“My problem with all of this is, we face the economy challenge today,” he said. “Some of the things that will create pride, more spirited support, open some purse strings—those things can’t be executed until four or five years down the road.”

Off-stage friction

Behind the scenes, musicians are hungry to tour and record.

The ISO is one of just 17 full-time orchestras in the country. Yet it hasn’t left Indiana since 1997, when Venzago’s predecessor Raymond Leppard led a four-country tour in Europe.

The orchestra can’t tour without a music director. It’s also unlikely to fill its eight vacancies, three of which are principal chairs in cello, trumpet and oboe.

Many musicians see the orchestra being held back, and they blame Crookall, said Rosemary Rader, a violist who retired seven years ago.

One more recent retiree stated: “He’s ruining the orchestra—period.”

Rader said she’s not convinced Crookall should take all the blame. Nevertheless, the lack of touring is a major source of frustration for musicians.

“They leave over issues like that,” she said. “More than just money, where is your orchestra going?”

When he was hired, Crookall said he wanted to see the ISO tour again. He soon discovered that potential sponsors weren’t interested in backing a tour, which is “hugely expensive.”

“People aren’t particularly keen on using Indianapolis money to send the orchestra somewhere else,” he said.

Crookall landed the job based on his fund-raising prowess, and he does spend much of his time schmoozing. On occasion, he has literally sung for his supper. He was a baritone singer in college and now auctions his talent at ISO fund-raisers.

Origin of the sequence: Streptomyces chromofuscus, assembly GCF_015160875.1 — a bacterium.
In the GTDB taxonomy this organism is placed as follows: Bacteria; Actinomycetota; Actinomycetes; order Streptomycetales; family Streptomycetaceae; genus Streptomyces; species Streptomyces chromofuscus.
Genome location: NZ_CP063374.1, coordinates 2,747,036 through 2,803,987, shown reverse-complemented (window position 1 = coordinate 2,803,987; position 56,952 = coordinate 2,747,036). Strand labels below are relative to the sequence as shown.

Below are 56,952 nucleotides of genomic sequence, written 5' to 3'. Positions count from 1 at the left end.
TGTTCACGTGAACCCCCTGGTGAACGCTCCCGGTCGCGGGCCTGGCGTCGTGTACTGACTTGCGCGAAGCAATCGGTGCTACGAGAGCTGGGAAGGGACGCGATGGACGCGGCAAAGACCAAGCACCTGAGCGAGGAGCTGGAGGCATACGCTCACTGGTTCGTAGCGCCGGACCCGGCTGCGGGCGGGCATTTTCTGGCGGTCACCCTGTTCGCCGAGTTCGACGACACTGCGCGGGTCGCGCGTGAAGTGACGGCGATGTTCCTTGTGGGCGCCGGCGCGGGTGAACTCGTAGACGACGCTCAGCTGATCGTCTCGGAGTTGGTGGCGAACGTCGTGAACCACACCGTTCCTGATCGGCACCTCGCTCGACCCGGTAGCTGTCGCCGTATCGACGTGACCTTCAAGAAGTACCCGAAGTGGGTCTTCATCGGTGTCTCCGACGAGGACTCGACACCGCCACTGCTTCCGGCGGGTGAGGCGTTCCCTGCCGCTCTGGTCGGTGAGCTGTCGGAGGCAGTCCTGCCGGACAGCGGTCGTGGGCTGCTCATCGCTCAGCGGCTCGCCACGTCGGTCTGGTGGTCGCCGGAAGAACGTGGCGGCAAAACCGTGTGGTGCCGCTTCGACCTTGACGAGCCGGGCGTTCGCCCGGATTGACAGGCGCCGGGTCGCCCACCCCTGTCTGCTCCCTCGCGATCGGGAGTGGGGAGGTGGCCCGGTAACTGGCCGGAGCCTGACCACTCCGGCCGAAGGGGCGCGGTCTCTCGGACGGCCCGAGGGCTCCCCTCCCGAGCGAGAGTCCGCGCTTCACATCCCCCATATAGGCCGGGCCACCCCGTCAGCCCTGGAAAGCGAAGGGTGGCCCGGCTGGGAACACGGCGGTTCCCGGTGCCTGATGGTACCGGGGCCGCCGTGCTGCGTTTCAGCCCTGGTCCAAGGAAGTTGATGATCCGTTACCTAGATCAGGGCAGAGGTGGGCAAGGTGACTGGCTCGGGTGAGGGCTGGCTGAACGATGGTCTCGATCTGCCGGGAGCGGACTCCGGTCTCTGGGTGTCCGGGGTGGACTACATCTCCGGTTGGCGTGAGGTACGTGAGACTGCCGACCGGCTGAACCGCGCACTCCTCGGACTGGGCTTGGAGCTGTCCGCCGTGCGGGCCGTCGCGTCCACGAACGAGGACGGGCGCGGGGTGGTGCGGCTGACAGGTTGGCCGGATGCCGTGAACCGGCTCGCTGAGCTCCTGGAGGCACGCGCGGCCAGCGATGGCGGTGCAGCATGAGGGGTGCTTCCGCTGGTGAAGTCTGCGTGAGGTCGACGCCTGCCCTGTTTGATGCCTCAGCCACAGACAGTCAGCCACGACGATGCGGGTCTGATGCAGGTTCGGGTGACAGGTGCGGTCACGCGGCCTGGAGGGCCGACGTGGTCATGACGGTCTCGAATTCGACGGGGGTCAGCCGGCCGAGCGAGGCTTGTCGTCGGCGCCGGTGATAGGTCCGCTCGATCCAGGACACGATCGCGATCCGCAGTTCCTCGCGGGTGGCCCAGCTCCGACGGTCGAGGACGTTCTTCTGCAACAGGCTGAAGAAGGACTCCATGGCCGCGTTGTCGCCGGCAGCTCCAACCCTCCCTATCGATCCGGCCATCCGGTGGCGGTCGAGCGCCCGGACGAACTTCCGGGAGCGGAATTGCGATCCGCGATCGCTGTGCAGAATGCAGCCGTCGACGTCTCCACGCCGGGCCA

“I find people fascinating,” he said. “Getting to know people, understanding what their interests are. I enjoy that part of the job.”

During his tenure, donations have risen substantially, especially in the one-time gift category. Total contributed income rose from $6.4 million in 2005 to $8.7 million in 2006, Crookall’s first full fiscal year.

Yet the ISO couldn’t escape mounting expenses and reported a $293,500 deficit in 2008. The orchestra continues to lean heavily on the endowment, drawing as much as 8 percent of the average value to close the funding gap.

Akins, who attends Christ Church Cathedral in Monument Circle with Crookall, disagrees with the CEO’s recent decisions, but declined to rate his job performance.

“I understand how ongoing these challenges are,” he said. “You get 10 minutes the day after Labor Day to take a deep breath. Then it’s a new year. What are you going to do about this year’s $25 million? It’s never-ending pressure.”•